A___ and I promise to quit drinking and smoking and chewing and pills and pot and coffee and overeating and impatience (where applicable). We draw up a plan, which reads largely like this: we get in a canoe with two fishing poles, a tarp, two paddles, some worms, a flashlight, and some matches in a ziplock bag – our homemade detox.
We put in up above Tionesta. That first night, the sky closes in fast and we’ve never seen so much rain, and, once we hit the island, we can’t decide whether we should make a shelter first or build a fire. We can’t decide whether we should wade out in the deluge to find some crayfish for dinner or whether we should eat the worms. The short version of the story ends with us hungry and soaking wet, wrapped up in the tarp like so much meat inside a big blue burrito. In the middle of the night, I catch a fourteen-inch Maglite with the back of my head, because A___ woke from a dream in which I was a bear, sleeping in his tent. An honest mistake; we think no more of it. Next morning, A___ catches a crayfish and we can’t agree whether we should eat it or fish with it. In the meantime, I notice a Maple tree about two feet in diameter, shaped like a U, the trunk running horizontal for about twenty feet along the ground. A___ cannot fucking believe I’m worrying about trees at a moment like this – seconds after he’s baited his hook and I decided we should get on the river. We get on the river and there’s not a cloud in the sky, not a drop of sunscreen in the universe, and the minute I get my hook baited, Ange decides we should try to row like hell, the forty or so miles downriver to the camp. We throw up our hands in frustration. A___ decides he’ll agree with whatever I want to do, and that pisses me off, because I need his input, not his fucking approval.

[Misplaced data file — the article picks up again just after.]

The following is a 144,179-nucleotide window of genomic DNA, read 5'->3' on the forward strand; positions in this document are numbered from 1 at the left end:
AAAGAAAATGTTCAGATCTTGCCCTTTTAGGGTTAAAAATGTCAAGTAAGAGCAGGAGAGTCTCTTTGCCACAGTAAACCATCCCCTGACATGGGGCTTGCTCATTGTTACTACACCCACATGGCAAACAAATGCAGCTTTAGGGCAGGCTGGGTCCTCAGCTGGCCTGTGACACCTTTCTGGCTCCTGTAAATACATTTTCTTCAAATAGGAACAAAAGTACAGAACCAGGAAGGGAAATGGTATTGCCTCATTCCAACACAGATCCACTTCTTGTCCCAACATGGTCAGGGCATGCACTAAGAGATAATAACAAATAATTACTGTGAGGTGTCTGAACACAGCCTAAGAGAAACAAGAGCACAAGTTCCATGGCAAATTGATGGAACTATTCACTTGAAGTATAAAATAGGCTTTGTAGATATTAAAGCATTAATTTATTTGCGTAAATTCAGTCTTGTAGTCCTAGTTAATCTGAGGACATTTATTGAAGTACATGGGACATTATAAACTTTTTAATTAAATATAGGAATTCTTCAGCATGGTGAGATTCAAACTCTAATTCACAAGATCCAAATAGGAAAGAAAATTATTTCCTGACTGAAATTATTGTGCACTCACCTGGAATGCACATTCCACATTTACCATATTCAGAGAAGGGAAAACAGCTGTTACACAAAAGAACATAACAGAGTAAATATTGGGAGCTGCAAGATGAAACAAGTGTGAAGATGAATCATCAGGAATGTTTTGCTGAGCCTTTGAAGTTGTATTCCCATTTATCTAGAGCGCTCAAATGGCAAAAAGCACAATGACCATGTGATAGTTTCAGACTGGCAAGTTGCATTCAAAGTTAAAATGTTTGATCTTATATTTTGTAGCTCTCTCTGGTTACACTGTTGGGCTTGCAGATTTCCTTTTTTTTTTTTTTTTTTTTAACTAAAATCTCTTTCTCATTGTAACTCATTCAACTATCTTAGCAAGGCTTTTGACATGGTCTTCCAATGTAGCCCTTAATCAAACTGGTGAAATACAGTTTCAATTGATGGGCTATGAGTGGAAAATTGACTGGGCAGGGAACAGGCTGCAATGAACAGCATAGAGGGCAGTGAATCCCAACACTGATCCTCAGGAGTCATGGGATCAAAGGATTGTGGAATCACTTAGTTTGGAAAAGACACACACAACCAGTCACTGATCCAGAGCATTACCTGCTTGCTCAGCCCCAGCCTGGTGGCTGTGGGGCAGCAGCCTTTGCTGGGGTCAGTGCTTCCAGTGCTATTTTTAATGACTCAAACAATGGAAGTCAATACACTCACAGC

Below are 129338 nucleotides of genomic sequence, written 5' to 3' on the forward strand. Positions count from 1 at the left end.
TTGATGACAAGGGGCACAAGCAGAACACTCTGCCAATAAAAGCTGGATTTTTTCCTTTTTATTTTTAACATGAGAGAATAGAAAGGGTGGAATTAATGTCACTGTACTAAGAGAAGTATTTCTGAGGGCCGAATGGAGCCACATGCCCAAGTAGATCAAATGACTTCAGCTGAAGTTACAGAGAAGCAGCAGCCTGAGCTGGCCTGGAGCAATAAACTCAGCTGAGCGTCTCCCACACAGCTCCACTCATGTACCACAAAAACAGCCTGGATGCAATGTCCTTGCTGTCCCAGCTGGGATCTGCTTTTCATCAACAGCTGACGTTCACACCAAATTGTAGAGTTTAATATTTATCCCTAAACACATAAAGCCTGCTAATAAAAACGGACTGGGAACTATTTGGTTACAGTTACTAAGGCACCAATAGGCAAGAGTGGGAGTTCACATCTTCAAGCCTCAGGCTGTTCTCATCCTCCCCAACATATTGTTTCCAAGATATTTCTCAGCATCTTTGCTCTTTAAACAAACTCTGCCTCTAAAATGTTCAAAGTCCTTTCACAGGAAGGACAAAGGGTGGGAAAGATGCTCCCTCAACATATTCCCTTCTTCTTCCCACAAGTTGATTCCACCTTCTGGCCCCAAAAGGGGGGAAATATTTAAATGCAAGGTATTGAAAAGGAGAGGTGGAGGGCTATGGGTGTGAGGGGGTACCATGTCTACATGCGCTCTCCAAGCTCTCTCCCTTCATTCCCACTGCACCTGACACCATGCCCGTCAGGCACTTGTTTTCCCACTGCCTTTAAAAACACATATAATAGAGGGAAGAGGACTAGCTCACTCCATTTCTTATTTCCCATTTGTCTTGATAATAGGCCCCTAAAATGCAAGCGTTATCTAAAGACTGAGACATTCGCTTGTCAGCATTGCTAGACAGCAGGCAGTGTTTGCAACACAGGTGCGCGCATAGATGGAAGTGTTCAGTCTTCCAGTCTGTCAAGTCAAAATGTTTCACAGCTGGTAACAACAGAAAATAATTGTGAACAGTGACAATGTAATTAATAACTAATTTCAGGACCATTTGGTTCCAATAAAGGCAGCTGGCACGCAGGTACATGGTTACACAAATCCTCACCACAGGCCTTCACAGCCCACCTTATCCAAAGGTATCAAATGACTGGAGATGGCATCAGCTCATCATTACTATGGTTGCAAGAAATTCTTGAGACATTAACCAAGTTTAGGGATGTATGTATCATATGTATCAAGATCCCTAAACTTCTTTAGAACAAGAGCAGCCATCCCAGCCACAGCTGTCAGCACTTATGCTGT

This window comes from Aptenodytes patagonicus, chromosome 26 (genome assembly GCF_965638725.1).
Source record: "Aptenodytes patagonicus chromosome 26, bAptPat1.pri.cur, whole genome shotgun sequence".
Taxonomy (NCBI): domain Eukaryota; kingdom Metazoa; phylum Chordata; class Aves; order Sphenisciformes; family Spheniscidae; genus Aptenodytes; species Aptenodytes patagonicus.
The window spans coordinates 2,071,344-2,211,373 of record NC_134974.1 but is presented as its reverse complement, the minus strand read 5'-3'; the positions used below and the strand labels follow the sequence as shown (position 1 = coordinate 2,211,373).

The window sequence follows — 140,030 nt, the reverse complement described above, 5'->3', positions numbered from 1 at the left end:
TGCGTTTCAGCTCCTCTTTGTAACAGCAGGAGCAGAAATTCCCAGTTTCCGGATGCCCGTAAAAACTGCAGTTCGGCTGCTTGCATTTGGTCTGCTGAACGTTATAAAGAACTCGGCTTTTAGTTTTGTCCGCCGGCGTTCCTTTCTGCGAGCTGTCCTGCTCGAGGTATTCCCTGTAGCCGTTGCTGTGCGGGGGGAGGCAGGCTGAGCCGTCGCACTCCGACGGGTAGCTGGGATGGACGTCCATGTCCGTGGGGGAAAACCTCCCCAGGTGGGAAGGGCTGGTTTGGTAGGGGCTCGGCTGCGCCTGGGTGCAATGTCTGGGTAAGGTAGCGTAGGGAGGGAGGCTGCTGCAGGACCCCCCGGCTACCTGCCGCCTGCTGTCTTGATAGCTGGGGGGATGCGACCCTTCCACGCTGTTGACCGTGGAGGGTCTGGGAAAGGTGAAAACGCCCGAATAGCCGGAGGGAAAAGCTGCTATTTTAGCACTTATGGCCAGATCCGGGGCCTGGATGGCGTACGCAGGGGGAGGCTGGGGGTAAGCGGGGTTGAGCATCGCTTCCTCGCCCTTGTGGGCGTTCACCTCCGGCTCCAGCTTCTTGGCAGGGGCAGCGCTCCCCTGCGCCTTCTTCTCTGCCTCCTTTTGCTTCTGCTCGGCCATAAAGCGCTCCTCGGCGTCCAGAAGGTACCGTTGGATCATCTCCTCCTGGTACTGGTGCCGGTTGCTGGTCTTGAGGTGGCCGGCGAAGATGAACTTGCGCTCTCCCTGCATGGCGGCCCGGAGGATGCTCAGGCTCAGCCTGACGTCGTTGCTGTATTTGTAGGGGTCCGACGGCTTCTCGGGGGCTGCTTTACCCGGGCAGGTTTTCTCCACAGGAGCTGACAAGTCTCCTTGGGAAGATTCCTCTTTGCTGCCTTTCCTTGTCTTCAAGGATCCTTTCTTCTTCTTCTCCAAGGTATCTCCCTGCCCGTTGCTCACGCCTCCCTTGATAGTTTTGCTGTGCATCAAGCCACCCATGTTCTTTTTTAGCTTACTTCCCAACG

I decide to act like I’m the only person in the world on the river, and I’m not sure what A___ does for the next couple hours, even as I steer us to shore under a bridge and watch him walk up over the hill. Now I’m the only person in the world on land, and when he gets back down the hill, I don’t know A___’s opinion about us carrying the canoe up to the road, and when D___ gets there I act like I’m the only person in the world tying the canoe to his roof, sitting in the car, walking into the restaurant. We smoke D___’s cigarettes while we wait for our omelets, acting like we’re each the only person in the world in that booth.
D___ asks us how our trip went. We stub our smokes and don’t look at each other and don’t talk about that canoe trip for more than six years at which point we’re good good buddies again, chewing tobacco and drinking our beer and smoking our pot and popping our pills and drinking our coffee and impatiently overeating (where applicable) and having a laugh about the tenure of our friendship, and A___ says, “You know, sometimes, when I think about that canoe trip, I still get pissed at you.” I set down my beer and lean forward a bit and say, “You? Get pissed? At me?”